Other databases (Lexis, Westlaw, maybe, who knows) may start doing this too for students, scientists, and other researchers, but in the meantime:
LawSites’ January 18, 2017, blog post, “Fake Lawyer Blogs Repost My Post About Their Fake Lawyer Blogs,” by Robert Ambrogi is hilarious and worthy of a [TED Talk funny man] James Veitch award – and also certainly deserving of a Chuck Shephard News of the Weird entry. It also sounds like a Borowitz Report! Wowsers – a humor trifecta.
A country’s financial health, among other measures, depends a lot on views of how corrupt its political and financial leaders and systems are rated. (E.g. would you invest in a country where corruption is high, where you can’t record officially and protect in the country’s courts your financial and real estate investments, where corporate and government employees are “on the take,” etc?)
Here are some Corruption Ranking sources of information:
Portland’s Street Roots newspaper has some terrific reporting on a wide variety of topics. This article is from a November 2016 issue; you can find other articles at their website.
This is not, however, to discourage those of you lucky enough to be able to buy a print Street Roots from their vendors!
“Dishonorable: The trouble with Oregon’s judicial elections,“ by Emily Green, 3 Nov 2016 Street Roots:
Radio doesn’t get any better than BBC’s World Service program Outlook. Listen to the “The Reluctant Death Row Executioner” episode as Frank Thompson, formerly in charge of the Oregon State Penitentiary, speaks to BBC’s Matthew Banister, about what executions do to the people who have to plan, drill, and carry out those executions.
Still wondering about the jury verdict in the Bundy et al Malheur Militia case? This Oregonian article explains a lot. (You’ll need to do some more homework to explain it all – or most of it, including, among other things, learning about sentencing guidelines and the (former) Oregon U.S. Attorney decision to appeal an Oregon federal district court judge’s sentencing decision.)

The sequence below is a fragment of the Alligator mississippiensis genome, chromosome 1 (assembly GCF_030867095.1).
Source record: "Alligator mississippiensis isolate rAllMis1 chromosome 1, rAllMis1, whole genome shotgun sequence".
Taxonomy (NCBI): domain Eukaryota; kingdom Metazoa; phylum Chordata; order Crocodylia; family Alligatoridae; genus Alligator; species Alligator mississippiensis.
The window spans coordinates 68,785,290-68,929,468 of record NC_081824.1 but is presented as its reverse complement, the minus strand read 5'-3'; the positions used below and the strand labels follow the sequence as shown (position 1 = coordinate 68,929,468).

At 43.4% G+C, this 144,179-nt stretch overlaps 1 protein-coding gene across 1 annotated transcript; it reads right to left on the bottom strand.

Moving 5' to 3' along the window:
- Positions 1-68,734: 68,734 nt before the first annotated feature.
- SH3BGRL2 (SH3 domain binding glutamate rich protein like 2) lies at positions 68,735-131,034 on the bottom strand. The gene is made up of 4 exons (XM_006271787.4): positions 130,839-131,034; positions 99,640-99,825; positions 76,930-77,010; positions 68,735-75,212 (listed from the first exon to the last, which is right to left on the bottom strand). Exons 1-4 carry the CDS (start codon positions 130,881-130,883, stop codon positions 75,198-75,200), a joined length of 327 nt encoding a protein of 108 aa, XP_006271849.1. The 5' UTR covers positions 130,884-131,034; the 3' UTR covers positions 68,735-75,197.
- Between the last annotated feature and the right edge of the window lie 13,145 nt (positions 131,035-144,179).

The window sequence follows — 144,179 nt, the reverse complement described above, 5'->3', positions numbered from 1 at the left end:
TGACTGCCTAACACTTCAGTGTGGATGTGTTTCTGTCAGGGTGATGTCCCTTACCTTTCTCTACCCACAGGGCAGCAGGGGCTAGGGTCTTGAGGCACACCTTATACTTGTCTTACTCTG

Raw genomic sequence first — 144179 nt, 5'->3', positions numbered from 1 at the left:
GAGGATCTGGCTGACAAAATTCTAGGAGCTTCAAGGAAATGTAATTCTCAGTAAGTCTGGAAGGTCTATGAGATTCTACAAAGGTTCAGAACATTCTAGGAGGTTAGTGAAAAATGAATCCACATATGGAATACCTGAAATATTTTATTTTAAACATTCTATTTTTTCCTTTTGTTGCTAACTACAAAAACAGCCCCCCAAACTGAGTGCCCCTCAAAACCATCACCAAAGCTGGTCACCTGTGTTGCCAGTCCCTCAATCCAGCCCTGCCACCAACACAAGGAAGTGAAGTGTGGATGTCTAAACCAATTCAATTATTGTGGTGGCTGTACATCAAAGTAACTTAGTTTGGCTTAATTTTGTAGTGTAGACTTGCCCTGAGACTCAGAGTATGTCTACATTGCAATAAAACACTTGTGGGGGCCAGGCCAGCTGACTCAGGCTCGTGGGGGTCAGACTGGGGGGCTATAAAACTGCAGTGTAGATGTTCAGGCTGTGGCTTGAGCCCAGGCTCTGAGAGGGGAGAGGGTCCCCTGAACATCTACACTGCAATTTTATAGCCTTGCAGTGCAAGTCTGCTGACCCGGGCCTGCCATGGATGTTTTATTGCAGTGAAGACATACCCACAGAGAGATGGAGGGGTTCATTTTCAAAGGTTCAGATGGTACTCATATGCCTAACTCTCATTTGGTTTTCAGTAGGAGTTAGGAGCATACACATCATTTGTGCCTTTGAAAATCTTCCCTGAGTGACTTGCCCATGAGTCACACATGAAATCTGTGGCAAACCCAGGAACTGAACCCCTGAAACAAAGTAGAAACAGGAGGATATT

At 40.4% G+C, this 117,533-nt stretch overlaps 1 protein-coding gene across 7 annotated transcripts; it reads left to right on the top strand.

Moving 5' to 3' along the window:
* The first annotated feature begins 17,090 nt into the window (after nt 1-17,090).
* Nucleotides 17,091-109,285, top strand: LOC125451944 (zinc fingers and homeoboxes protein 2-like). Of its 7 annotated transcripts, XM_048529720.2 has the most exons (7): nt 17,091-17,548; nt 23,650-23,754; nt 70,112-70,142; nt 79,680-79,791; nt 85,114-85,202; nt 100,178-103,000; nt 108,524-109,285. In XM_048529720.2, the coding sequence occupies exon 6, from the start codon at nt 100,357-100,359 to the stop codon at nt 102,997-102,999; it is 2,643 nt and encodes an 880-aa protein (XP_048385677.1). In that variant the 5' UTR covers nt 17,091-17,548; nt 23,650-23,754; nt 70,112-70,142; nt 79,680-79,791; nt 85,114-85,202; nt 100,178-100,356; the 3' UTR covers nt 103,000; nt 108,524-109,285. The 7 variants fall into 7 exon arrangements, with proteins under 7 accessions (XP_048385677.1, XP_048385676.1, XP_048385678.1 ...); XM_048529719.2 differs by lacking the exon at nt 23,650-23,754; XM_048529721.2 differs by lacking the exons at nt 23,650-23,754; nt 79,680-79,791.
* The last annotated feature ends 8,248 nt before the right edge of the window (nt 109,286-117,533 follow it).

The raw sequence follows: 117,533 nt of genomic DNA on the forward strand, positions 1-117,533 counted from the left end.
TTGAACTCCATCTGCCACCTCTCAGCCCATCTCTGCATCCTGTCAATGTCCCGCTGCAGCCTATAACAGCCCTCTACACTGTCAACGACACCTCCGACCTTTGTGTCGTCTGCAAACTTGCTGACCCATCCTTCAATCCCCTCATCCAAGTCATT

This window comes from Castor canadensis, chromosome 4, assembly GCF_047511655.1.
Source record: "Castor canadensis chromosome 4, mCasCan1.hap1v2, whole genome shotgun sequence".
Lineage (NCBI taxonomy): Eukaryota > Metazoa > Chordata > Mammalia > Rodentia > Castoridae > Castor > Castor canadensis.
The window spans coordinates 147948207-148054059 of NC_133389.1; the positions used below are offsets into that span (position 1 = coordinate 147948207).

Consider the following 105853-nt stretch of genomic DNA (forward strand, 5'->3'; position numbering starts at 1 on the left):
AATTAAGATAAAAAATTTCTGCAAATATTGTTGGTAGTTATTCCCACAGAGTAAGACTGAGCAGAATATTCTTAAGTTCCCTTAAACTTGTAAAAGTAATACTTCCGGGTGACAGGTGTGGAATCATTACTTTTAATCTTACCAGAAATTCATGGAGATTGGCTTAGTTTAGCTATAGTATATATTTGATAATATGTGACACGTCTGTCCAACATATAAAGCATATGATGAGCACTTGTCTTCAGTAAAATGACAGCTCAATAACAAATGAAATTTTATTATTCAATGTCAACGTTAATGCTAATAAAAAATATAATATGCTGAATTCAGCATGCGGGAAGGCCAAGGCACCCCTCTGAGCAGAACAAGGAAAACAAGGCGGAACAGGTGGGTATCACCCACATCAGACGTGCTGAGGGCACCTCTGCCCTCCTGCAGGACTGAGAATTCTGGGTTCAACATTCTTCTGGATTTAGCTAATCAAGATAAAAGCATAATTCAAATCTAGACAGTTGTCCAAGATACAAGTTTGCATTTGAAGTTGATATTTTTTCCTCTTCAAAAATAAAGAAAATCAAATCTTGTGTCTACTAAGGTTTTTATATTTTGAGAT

Never underestimate, or second guess, a jury until you stand in their shoes – or sit in their chairs:
“Who was John Killman? A tip and detective work unmask mystery man at Oregon refuge,” by Maxine Bernstein, [print] Oregonian, Sunday, November 6, 2016.
‘…. Reid’s work on the book “The Healing of America” was the basis for a popular PBS film “Sick Around the World,” followed by “US Health Care: the Good News.”
Reid chairs the Colorado Foundation for Universal Health Care that is planning an initiative to achieve universal coverage for all residents. He has challenged Oregon to a contest in which whoever is first in achieving universal care will benefit the other….‘ [KBOO link to today’s (10/21/16 interview with T.R. Reid and link to source broadcast.]
Maybe we need a political party named “Better Candidates.” Most of us would vote for “Better Candidates” in our local elections, too. Sigh. In the meantime, these popped up during my morning tour of our interweb estate:
Nicholas Kristof in the NYT: If Hillary Clinton Groped Men
Katha Pollitt in The Nation: On November 8, Pussy Grabs Back
This time it’s a county law librarian, Jennifer Dalglish, Director of the Clackamas County Law Library.
“The President’s Public Leadership Award recognizes outstanding contributions to the bench and bar by individuals who are not members of the Oregon State Bar. This year’s recipient is Jennifer Dalglish.” (Oregon State Bar Annual Awards, December 8, 2016. I saved today’s view of this site at the Internet Archive.)
Previous Oregon public law librarian honoree: Cathryn Bowie, Oregon State Law Librarian.